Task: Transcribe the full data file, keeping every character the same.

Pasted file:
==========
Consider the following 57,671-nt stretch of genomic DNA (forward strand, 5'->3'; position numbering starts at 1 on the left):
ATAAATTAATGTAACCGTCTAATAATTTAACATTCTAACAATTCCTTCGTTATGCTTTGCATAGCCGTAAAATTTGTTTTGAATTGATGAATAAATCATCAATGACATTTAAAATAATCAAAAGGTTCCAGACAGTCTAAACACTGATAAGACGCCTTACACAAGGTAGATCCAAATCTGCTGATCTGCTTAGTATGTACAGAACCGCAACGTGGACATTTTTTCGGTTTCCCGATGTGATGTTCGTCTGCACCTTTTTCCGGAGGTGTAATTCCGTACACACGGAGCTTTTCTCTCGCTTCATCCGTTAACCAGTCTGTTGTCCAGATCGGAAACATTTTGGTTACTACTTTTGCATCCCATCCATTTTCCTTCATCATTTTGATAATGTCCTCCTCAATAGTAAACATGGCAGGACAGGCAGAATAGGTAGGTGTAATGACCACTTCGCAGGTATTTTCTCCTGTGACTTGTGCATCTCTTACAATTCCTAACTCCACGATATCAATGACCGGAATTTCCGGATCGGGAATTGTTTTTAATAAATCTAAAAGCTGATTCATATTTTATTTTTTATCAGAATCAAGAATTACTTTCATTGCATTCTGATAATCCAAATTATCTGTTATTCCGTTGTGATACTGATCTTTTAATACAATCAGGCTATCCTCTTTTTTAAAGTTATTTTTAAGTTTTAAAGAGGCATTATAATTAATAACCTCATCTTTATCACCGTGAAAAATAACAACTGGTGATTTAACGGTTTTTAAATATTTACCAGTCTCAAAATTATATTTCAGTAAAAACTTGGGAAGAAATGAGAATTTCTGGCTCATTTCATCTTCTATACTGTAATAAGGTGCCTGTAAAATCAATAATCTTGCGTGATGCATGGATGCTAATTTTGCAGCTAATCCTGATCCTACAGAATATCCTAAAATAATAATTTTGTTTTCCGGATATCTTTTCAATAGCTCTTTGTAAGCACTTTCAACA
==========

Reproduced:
Consider the following 57,671-nt stretch of genomic DNA (forward strand, 5'->3'; position numbering starts at 1 on the left):
ATAAATTAATGTAACCGTCTAATAATTTAACATTCTAACAATTCCTTCGTTATGCTTTGCATAGCCGTAAAATTTGTTTTGAATTGATGAATAAATCATCAATGACATTTAAAATAATCAAAAGGTTCCAGACAGTCTAAACACTGATAAGACGCCTTACACAAGGTAGATCCAAATCTGCTGATCTGCTTAGTATGTACAGAACCGCAACGTGGACATTTTTTCGGTTTCCCGATGTGATGTTCGTCTGCACCTTTTTCCGGAGGTGTAATTCCGTACACACGGAGCTTTTCTCTCGCTTCATCCGTTAACCAGTCTGTTGTCCAGATCGGAAACATTTTGGTTACTACTTTTGCATCCCATCCATTTTCCTTCATCATTTTGATAATGTCCTCCTCAATAGTAAACATGGCAGGACAGGCAGAATAGGTAGGTGTAATGACCACTTCGCAGGTATTTTCTCCTGTGACTTGTGCATCTCTTACAATTCCTAACTCCACGATATCAATGACCGGAATTTCCGGATCGGGAATTGTTTTTAATAAATCTAAAAGCTGATTCATATTTTATTTTTTATCAGAATCAAGAATTACTTTCATTGCATTCTGATAATCCAAATTATCTGTTATTCCGTTGTGATACTGATCTTTTAATACAATCAGGCTATCCTCTTTTTTAAAGTTATTTTTAAGTTTTAAAGAGGCATTATAATTAATAACCTCATCTTTATCACCGTGAAAAATAACAACTGGTGATTTAACGGTTTTTAAATATTTACCAGTCTCAAAATTATATTTCAGTAAAAACTTGGGAAGAAATGAGAATTTCTGGCTCATTTCATCTTCTATACTGTAATAAGGTGCCTGTAAAATCAATAATCTTGCGTGATGCATGGATGCTAATTTTGCAGCTAATCCTGATCCTACAGAATATCCTAAAATAATAATTTTGTTTTCCGGATATCTTTTCAATAGCTCTTTGTAAGCACTTTCAACA